Are You Taking an Off-Label Medication?

Off label drug use is way too common

/ Author:  / Reviewed by: Robert Carlson, M.D

Off-label drug use happens when a drug is used for a condition for which it does not have approval from the Food and Drug Administration (FDA). Doctors may give an off-label prescription for many reasons.

A recent report by Mayo Clinic doctors explains that off-label use is common and patients may not know they are taking a drug off-label. Doctors and patients can work together to be informed about all the risks and benefits of any medication.

What is off-label use and when does it happen?

Medications must be approved by the FDA for each illness or condition. Clinical trials provide guidance to the FDA so they can assess the drug for safety and effectiveness in specific conditions.

Not only is approval needed for each condition, but a drug's safety and effectiveness must be assessed for different demographic groups. For example, a drug must be tested in adults, children and pregnant women separately in order to be approved for use in those groups.

Any time a doctor prescribes a medication for an illness, condition or person that does not have FDA approval, it is an off-label use. 

Off-label use is common. A study in 2006 looked at commonly used medications and found that about one in five were prescribed for off-label uses.

Patients may be using a drug off-label without even knowing it. Current laws do not require that a doctor tell the patient that the use is off-label. 

Why and how do drugs get prescribed off-label?

There can be many reasons a doctor may choose to prescribe a drug off-label.  Research on off-label uses for drugs is often published in scientific journals. 

Doctors can learn about other uses for a drug through these reports. They can take what is known about the drug and apply it to other conditions or groups of people.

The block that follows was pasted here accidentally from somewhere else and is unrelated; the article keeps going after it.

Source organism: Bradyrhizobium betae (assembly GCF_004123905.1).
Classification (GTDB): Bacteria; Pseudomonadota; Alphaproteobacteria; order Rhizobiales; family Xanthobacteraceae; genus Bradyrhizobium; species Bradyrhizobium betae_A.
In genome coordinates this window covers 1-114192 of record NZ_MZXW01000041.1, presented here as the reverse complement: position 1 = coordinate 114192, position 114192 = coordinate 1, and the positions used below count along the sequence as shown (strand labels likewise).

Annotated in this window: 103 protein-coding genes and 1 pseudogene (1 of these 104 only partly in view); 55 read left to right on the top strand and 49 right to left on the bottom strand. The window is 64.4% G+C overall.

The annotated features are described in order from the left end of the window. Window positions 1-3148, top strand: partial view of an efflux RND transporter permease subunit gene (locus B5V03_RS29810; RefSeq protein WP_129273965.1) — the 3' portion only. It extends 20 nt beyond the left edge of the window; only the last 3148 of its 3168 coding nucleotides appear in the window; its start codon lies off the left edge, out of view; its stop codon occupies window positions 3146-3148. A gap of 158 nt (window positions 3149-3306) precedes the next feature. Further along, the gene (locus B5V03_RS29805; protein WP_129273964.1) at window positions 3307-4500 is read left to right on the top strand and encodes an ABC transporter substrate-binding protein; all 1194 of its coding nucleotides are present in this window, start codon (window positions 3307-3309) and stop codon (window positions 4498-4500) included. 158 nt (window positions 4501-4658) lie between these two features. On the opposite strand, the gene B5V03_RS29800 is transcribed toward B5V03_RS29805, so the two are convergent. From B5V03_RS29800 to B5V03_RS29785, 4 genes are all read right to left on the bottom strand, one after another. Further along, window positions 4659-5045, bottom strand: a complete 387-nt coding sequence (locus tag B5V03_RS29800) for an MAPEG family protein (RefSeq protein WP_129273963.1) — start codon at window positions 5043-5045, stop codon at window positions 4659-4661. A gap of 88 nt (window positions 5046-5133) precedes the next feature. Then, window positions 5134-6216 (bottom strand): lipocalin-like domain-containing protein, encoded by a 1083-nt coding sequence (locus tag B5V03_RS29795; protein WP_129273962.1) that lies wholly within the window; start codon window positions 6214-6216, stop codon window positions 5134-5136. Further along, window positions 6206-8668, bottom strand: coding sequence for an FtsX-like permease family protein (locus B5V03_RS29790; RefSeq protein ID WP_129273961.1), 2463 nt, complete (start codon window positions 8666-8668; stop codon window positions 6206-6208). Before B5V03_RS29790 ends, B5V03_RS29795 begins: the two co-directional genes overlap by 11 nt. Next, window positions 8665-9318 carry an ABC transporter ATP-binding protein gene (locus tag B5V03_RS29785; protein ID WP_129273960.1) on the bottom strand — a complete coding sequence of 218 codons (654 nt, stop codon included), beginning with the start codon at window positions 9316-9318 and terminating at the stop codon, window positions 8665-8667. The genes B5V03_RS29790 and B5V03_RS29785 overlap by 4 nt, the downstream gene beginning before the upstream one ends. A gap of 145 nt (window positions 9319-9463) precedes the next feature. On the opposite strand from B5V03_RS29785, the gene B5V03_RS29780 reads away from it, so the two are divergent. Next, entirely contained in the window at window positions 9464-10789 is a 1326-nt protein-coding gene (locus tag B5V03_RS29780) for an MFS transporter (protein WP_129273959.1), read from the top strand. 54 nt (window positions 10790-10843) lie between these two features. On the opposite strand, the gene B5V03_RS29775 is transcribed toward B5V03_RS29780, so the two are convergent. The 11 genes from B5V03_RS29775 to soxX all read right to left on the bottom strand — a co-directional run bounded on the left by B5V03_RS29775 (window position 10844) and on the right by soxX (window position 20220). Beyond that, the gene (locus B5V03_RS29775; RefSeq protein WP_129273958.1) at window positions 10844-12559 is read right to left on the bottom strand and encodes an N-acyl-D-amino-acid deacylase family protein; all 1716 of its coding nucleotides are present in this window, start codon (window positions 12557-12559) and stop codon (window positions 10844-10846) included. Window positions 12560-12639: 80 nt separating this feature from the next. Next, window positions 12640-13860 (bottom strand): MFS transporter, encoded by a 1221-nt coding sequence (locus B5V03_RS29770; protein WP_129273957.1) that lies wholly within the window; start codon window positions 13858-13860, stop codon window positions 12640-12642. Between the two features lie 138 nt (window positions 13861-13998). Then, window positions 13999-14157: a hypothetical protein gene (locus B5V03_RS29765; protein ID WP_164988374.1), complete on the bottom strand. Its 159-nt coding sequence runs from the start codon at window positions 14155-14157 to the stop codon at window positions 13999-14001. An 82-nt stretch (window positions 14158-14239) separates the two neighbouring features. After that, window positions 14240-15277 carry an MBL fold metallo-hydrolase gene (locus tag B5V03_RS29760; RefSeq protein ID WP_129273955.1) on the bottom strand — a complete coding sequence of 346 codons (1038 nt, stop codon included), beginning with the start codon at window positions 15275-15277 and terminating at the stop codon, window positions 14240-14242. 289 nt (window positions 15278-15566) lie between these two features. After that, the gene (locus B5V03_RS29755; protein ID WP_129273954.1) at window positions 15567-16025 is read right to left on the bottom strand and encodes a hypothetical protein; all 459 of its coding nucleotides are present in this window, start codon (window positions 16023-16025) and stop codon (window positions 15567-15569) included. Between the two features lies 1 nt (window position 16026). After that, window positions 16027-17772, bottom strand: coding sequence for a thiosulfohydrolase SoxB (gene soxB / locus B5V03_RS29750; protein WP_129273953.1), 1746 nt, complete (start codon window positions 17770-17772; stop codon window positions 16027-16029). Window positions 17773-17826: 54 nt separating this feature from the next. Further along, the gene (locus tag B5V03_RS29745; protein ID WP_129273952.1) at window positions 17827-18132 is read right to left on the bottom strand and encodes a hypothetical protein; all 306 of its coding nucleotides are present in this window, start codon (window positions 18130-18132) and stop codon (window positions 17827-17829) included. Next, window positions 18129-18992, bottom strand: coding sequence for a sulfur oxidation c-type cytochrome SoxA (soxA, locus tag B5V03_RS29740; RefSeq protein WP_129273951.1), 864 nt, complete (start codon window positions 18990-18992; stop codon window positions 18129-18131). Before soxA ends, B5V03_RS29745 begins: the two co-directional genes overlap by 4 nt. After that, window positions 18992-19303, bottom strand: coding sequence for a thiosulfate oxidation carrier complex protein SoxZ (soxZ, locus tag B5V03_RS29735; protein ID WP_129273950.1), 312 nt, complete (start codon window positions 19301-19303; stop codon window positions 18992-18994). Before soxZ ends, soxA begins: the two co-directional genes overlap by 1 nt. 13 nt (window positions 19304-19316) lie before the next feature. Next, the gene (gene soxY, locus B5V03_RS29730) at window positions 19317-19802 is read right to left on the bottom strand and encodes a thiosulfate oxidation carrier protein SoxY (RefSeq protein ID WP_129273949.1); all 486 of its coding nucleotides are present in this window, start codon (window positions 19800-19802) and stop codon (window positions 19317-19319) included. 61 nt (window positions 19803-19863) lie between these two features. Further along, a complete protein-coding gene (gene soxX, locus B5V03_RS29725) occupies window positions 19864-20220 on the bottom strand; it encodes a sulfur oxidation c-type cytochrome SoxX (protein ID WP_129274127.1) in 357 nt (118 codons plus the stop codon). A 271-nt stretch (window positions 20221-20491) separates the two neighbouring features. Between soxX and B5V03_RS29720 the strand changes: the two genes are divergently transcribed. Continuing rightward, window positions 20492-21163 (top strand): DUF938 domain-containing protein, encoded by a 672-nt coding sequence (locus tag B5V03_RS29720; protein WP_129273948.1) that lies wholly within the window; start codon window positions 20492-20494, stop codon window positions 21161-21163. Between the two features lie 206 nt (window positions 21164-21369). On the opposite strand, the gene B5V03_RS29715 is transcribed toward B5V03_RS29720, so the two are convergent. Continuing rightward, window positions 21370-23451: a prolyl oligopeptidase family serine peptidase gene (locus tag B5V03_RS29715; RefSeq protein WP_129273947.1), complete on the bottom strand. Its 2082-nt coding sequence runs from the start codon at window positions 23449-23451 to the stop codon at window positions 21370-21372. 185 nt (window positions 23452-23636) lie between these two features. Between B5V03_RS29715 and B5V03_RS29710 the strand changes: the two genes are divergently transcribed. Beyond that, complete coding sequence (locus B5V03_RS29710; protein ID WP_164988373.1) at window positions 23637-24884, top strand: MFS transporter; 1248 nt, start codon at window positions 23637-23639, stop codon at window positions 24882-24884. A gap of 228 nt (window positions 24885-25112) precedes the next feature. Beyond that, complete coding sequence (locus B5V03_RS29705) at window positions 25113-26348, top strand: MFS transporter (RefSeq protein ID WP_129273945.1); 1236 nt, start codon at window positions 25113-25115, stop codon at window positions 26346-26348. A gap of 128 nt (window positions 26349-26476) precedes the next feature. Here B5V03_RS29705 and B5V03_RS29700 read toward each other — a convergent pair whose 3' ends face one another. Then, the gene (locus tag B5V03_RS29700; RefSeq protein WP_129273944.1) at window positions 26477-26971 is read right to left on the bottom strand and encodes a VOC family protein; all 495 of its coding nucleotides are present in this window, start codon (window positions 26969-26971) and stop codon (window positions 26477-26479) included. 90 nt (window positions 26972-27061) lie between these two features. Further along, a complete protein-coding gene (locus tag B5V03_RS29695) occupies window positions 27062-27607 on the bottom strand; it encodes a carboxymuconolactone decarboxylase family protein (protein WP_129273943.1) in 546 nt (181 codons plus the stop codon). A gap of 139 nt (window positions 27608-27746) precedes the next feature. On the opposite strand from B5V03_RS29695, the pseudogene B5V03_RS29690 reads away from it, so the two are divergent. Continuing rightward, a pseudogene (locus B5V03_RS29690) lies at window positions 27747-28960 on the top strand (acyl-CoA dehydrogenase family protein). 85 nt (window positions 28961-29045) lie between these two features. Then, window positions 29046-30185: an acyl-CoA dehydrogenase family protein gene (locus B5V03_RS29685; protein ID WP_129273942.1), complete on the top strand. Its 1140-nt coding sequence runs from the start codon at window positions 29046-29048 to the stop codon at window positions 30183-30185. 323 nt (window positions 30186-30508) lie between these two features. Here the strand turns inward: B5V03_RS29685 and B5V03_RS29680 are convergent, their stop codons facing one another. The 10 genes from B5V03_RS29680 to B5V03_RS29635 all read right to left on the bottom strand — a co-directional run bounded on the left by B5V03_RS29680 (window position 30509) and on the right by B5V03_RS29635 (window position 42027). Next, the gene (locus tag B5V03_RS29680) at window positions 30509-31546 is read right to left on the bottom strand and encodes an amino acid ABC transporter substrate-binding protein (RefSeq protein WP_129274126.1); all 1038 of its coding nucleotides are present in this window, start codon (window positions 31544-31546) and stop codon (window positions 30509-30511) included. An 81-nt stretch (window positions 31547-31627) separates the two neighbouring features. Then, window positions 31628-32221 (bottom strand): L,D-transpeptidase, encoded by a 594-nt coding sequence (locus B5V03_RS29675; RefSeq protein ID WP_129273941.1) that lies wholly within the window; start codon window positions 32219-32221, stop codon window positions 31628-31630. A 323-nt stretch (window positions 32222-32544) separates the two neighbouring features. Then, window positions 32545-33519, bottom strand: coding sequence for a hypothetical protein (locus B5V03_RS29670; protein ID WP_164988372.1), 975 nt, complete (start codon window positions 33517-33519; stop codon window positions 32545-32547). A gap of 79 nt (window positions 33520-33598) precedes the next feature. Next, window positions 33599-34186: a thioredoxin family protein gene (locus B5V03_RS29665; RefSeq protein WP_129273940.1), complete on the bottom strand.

For example, most medications are not tested in children, even though children may suffer from the illnesses they are designed to treat.

Morphine is a classic example. It is approved for use in adults but is also commonly used in children to treat pain. In this case, off-label use gives doctors a valuable tool to relieve pain in children.

Why aren’t drugs approved for all their uses?

Getting FDA approval can be costly. Money often limits who seeks FDA approval for new conditions and groups of people.

Generic drug manufacturers may not have the money to seek FDA approval. For rare conditions even the companies that have the money are unlikely to spend it seeking approval from the FDA.

This is why some off-label uses never gain FDA approval.

What are the benefits of off-label use?

Off-label use of medications allows doctors to treat a patient’s individual needs. Doctors can take an array of symptoms and conditions and decide which medication will be most helpful for a person.

If drugs could only be used for approved uses, people might have trouble getting treatments they need.

Also, off-label uses for drugs can lead to discoveries about new uses for a drug.  

What are the risks of off-label use?

Off-label uses may have not been tested in large groups of people. 

Less is known about the safety and effectiveness of the drug for an off-label condition.

Sometimes studies about off-label uses of a drug are funded by the companies that make the drug.  In some cases, these studies are small and may be very favorable for the new use of the drug.

What should you be doing?

As a patient, the most important thing to do is talk to your doctor and pharmacist about any drugs you are taking.

Your doctor can tell you about the approved uses of a drug and explain why she is prescribing it to you. Your pharmacist can also give good information about the drug and its possible side effects.

The FDA website ( also has valuable consumer information to help you stay informed.

In a recent press release, Christopher Wittich, MD, at the Mayo Clinic said, “Healthcare providers and patients should educate themselves about off-label drugs to weigh the risks and benefits before a physician prescribes one or a patient takes one.” 

Review Date: 
August 6, 2012